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About Woodford Valley Church of England Aided School
Woodford Valley Church of England Aided School is a caring school. Staff are nurturing towards pupils. Staff know the pupils, their siblings and their families well.
As a result, the needs of the pupils are well met and understood. This creates a warm culture across the school.
Leaders and staff work collaboratively to build a diverse and bespoke curriculum.
For example, pupils have a regular practical food technology lesson. However, in some subject areas, leaders have not planned with sufficient detail the knowledge that pupils will learn and build on.
Pupils are respectful of one another.
When a pupil waits at the 'friendship stop', other...s invite them to play. All the year groups play together in a shared space. Year 5 'buddies' meet and play with their 'buddies' in Reception Year.
Pupils say that bullying is rare. They are confident that adults deal with issues promptly.
Pupils live out the 12 school values through their attitudes and actions.
Daily worship celebrates these values. As a result, pupils talk with confidence about their ambitions to help others. There are many ambassador and leadership roles which pupils embrace.
Pupils say they feel listened to. Leaders consider pupils' views when they make decisions about the school.
What does the school do well and what does it need to do better?
Leaders have planned a broad and diverse curriculum for their pupils.
Subjects such as science and Spanish have suitably ambitious curriculums. From Reception Year, pupils learn a well-planned music curriculum. Song is evident throughout the school.
Leaders are ambitious for all pupils and ensure there are many wider opportunities through cultural trips and events to support pupils' learning. However, in some subject areas, leaders have not identified securely the progression of knowledge that pupils will learn. As a result, pupils do not build consistently on their prior learning.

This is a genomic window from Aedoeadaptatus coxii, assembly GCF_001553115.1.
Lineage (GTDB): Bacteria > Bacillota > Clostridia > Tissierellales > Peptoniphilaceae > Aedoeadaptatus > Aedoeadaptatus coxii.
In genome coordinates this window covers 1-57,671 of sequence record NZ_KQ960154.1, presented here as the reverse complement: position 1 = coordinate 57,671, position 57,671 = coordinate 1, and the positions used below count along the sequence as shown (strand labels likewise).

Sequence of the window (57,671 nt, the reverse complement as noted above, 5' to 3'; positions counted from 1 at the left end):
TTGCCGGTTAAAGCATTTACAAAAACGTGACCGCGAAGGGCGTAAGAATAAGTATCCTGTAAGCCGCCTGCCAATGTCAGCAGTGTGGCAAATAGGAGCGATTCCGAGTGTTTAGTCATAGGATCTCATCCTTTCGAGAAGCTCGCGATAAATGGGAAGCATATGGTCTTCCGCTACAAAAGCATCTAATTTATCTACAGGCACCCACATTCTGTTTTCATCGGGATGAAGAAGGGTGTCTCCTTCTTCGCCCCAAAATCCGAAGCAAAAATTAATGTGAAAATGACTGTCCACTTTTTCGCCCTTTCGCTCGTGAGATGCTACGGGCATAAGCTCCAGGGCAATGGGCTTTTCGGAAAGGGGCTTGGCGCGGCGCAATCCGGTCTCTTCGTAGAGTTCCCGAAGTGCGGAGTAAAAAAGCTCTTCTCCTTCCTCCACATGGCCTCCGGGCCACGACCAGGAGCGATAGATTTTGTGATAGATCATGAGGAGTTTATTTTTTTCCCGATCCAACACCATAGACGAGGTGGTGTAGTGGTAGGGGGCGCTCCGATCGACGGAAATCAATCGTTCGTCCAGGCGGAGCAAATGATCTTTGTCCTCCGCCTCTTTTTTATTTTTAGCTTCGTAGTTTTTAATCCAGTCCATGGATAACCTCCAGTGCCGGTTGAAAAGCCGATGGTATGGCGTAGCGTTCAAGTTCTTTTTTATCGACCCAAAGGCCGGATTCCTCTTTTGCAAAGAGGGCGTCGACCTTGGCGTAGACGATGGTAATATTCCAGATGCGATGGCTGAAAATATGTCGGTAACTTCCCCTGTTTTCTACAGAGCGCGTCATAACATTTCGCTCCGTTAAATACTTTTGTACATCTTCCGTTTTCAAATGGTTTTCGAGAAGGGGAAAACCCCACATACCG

In mathematics, there is a sequenced curriculum, but this is not always followed. Some pupils do not have sufficient opportunities to apply their understanding to problem-solving. In early years, the curriculum is not planned in a coherent way.
Leaders observe and assess children. They know the progress children are making, but this is not used to adapt the curriculum and build on what children can do. Leaders and staff ensure that children learn about all areas of the curriculum.
However, staff do not always plan to model learning for the children. As a result, children miss opportunities to consolidate and practise what they are learning, such as early writing or early reading.
Relationships between staff and pupils are strong.
In lessons, pupils are enthusiastic about their learning. Staff provide many opportunities for pupils to debate and discuss ideas. When pupils become distracted, they quickly focus back on their learning.
Teachers assess pupils' learning through questioning and quizzing. In some subjects, teachers track and monitor pupils so that they can provide timely intervention.
Leaders have recently changed the phonics programme for teaching early reading.
However, the phonics programme is not followed rigorously enough. Some pupils do not take part as well as they might. Pupils are not always reading books that are matched to their knowledge of phonics.
Once pupils secure their phonics, there are opportunities to read for pleasure and develop fluency.